Negril Travel Guide

Jamaica's western coastline is extremely laid-back. There's little to do other than sit back, relax and enjoy the renowned sunsets in between beach-lounging and partying. At the centre of this hedonistic haven is the sunny resort town of Negril, which has been dubbed the 'Capital of Casual'.

Despite its popularity, the destination has managed to retain the sleepy tropical charm that first seduced seekers of sun and solitude in the 1960s. It was the hippies and flower children who were first drawn to Negril, appreciating it for being different from the overdeveloped package-tour market of Montego Bay.

Negril still attracts a young crowd, and the beachfront bars and cafes are abuzz each night with reggae music and dancing. Negril is known in the Caribbean as a partying hotspot, and its nude beaches complete its liberal reputation.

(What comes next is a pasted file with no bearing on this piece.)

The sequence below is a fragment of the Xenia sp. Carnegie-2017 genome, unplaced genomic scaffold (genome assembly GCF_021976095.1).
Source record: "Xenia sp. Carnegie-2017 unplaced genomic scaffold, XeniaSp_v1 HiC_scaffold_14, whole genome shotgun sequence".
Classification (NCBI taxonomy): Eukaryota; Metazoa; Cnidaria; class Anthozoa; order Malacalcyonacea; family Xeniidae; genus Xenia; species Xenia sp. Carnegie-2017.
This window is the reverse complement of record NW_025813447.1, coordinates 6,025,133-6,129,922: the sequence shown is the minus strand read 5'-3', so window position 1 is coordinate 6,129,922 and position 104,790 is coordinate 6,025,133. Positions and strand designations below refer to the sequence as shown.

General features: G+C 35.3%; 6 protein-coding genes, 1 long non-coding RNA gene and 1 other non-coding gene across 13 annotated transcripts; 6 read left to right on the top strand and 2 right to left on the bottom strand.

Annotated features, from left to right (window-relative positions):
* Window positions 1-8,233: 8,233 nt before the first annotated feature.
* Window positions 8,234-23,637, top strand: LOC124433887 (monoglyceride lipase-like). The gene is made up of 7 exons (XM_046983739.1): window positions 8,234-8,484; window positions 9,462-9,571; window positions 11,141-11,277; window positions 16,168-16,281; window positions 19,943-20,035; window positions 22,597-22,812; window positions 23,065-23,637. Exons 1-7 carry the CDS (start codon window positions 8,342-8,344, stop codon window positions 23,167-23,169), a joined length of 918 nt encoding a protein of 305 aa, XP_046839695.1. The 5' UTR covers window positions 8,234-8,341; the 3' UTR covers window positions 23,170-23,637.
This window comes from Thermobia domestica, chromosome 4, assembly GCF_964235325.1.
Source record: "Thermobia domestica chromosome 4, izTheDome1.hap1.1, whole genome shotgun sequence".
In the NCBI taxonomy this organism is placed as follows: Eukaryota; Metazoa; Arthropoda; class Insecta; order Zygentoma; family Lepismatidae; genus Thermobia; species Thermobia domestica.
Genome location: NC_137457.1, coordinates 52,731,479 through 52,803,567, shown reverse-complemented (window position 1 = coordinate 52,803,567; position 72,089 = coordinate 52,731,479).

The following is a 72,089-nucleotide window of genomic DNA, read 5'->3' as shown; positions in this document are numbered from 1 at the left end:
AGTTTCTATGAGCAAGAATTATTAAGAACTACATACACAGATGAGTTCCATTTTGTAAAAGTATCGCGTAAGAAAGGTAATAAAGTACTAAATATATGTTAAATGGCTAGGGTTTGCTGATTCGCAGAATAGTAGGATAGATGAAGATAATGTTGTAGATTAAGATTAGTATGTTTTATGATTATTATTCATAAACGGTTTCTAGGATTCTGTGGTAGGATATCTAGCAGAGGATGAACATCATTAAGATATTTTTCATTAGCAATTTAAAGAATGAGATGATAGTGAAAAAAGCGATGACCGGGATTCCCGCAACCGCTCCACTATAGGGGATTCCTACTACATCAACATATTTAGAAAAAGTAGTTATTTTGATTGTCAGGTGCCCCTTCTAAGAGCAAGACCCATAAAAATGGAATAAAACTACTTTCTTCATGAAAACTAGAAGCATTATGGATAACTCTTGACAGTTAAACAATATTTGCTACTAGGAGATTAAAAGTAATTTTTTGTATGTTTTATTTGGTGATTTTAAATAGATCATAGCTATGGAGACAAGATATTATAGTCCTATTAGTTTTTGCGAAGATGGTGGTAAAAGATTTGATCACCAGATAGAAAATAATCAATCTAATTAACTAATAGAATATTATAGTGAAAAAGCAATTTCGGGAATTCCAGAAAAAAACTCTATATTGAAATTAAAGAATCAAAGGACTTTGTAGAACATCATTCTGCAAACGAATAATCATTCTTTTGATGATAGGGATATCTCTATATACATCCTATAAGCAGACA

The town is favoured by those just wanting to get away from it all. It sports a famous seven-mile (11km) stretch of pristine beach encircling Bloody Bay, and five miles (8km) of cliffs where locals and visitors alike indulge in extreme cliff-diving.

The coral reefs and caves along the coast make it a dream come true for scuba divers and snorkelers, and there's the chance to take part in just about any water sport imaginable, such as kayaking into the mysterious Great Morass, a protected area full of palm trees, exotic birds and crocodiles.

Runners should look out for Negril's ever-popular Reggae Marathon. The unique event takes place along some of Negril's finest white sandy beaches and has a sound system rigged up along the race route that plays reggae music to encourage participating athletes. Runners receive a traditional Rastafarian welcome at the start; international competitors should be prepared for the heat and hydrate well, as December is hot in Jamaica.